Pink Floyd At Knebworth 1975

photo courtesy Repfoto © to see more click on the link


   With the darkness falling, they appeared to gain new life and "Crazy Diamond" the last of the three early songs, picked up as their lighting columns bathed the band in a sea of colours. At last it seemed as if an event would happen. A model plane on a wire heralded the onset of "Dark Side" which picked up as it went along, a majestic piece of music that the group must be over familiar with by now. Nevertheless, "Any Colour You Like" developed into a tremendous jam, Dave Gilmour especially shining on his Stratocaster, trading lines with Waters and Wright that moved through a spectrum of ideas not contained on the record.

    The closing two songs, unfortunately, suffered again through Waters’ vocals and it limped, rather than romped, to it’s usually stunning climax.
"Echoes" as stated, ended the day and predictably this was played flawlessly.

Peter Revell was a vital crew member who got told off by MC John Peel.

Just thought I would let you know that I was the guy that John Peel told to "get off the tower" at Knebworth 1975.
The problem that he made, I have never lived down, especially as I was ALSO the airplane operator and
pyrotechnics guy working for the band......shame he never checked his facts out.......

Chris Atkins remembers
The Floyd's performance was a day of first and lasts. First performance in the UK of the new arrangement of Shine On, in two parts bridged by Have a Cigar (Roy Harper vocals). Last perfomances of Raving and Drooling, Gotta Be Crazy, DSOTM (with the Waters lineup) and Echoes (again the last with Waters). Plus of course the Spitfires (one or two? Two, I think!) that flew over the site between DJ Pete Drummond's introduction and the start of Raving and Drooling. I seem to remember a silver Flying Fortress in the distance to the left of the stage area at one point. It's only a guess but I have wondered if the Spitfires were brought in from a local local air display, of which the Fortess was a part, on the same day as the festival.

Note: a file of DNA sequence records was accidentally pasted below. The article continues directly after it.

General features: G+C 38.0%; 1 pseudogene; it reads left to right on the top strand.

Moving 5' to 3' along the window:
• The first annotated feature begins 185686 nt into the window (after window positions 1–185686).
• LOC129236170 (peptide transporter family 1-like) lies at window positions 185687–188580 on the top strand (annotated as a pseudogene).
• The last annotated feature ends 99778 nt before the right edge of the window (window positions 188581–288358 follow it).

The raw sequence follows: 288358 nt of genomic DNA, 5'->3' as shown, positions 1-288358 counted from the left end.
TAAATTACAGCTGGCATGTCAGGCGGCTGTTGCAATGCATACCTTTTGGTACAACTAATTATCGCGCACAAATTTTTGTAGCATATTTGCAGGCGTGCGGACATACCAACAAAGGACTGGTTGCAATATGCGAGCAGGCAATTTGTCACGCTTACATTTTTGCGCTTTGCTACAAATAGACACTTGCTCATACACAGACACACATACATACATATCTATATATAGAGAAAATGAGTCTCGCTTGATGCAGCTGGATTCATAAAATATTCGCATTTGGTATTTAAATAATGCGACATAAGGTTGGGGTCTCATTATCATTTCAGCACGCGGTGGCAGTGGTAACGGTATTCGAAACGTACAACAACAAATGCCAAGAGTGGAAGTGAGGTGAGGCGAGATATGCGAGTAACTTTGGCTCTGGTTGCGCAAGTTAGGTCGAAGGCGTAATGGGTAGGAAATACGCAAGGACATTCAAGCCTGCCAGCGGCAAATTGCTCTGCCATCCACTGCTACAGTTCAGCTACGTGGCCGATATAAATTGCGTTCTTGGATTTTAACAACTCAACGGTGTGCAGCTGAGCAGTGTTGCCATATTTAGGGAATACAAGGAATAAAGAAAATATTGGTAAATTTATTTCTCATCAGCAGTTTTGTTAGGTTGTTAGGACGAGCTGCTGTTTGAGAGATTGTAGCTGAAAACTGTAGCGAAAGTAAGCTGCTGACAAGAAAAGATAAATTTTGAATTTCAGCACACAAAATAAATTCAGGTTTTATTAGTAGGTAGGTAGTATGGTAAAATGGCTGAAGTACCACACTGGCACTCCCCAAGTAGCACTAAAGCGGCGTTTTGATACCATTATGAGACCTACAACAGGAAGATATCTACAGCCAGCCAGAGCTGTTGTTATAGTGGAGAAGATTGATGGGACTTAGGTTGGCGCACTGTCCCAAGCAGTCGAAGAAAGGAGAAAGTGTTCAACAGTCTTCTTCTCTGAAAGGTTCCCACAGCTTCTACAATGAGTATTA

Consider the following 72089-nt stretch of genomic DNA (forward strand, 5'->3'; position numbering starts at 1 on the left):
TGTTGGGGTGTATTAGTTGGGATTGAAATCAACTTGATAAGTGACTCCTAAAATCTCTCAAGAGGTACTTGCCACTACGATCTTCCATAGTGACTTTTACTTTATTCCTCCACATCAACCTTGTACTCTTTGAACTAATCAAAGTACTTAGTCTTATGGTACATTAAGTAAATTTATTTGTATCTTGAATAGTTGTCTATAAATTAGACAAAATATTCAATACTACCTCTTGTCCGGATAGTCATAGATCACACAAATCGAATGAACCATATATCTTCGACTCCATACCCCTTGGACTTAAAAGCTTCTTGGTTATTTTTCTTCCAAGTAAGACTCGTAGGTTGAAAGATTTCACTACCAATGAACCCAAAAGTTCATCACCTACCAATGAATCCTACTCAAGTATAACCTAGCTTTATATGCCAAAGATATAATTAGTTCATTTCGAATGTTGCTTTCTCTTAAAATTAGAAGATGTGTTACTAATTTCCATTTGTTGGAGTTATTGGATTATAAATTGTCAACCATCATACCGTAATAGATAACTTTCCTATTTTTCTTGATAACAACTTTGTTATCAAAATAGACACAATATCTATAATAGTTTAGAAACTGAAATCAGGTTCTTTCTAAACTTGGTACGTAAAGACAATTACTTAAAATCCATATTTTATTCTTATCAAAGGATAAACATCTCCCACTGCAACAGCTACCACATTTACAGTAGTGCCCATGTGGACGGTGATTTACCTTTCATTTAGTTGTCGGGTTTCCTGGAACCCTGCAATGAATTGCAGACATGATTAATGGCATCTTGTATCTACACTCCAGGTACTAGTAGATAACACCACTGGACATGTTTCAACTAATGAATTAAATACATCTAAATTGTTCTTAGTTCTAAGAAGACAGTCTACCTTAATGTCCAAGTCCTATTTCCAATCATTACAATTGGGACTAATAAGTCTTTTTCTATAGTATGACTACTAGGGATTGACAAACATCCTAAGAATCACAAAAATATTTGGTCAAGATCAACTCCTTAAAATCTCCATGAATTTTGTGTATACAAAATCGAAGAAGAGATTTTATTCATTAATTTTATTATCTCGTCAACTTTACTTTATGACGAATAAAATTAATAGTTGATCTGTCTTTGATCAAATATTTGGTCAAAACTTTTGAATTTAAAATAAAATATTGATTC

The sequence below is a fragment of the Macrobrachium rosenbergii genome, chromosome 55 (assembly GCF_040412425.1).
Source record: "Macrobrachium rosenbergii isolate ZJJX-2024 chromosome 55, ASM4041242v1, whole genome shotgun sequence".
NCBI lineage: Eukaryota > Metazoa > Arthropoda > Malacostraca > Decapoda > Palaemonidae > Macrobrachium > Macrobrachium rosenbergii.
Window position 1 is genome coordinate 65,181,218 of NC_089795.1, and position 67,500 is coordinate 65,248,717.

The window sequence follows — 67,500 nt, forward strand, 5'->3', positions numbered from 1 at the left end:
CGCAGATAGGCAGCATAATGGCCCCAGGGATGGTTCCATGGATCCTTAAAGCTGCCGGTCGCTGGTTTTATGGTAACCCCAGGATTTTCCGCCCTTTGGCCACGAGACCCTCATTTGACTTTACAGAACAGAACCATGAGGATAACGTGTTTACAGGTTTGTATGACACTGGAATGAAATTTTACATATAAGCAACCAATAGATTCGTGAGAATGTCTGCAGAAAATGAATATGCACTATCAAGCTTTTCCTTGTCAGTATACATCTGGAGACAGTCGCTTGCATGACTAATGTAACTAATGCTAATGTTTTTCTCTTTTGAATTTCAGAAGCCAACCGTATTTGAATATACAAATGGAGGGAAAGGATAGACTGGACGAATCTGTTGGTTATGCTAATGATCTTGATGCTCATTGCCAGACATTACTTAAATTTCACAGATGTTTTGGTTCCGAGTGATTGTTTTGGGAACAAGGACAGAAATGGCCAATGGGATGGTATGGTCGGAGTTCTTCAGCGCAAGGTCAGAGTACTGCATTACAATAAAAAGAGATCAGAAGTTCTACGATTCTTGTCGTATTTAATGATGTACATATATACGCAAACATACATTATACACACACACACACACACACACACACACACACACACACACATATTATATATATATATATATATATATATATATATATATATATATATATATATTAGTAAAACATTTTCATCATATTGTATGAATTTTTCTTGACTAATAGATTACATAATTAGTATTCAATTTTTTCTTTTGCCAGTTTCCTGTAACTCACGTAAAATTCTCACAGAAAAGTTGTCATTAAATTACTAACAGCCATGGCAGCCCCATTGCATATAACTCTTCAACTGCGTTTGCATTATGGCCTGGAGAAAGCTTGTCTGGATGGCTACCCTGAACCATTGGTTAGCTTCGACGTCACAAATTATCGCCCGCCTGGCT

I should say that no one else I have spoken to remembers the Fortress, so that may be my memory at fault!

This article on the PA set up gives a better idea of what actually happened backstage .


     Mick Kluczynski's foreign duties at the time included clearance of quipment into a country, arranging trucks, and organising load-ins. At the end of a tour, after the band and crew returned home,he stayed to supervise the trucking of all the equipment and then do the bookwork. With Knebworth so close, it was decided that Robbie Williams and Graeme Fleming would prepare for Knebworth in Kluczynski's absence during the early part of the week.     Kluczynski recalls: "The gear arrived back in the UK on the Wednesday, and it got to Knebworth on the Friday morning ready for rigging. We had ordered some JBL long-throw horns, the old seven-foot-long fibreglass festival horns, but didn't get delivery of them until the Friday night. So literally on Saturday morning, Robbie and I were building them into the rig. We had the Floyd set up totally independent of the support bands [which included Captain Beefheart and Linda Lewis], which was the normal approach for us, although we would normally run the show for them. However, because the Floyd crew had been on tour, we ended up engineering just our own section of the show, and I brought in Trevor Jordan, Bryan Grant, and Perry Cooney (ex-IES) to look after front of house for the support bands and do the changeovers on stage, so Robbie was fresh for the Floyd."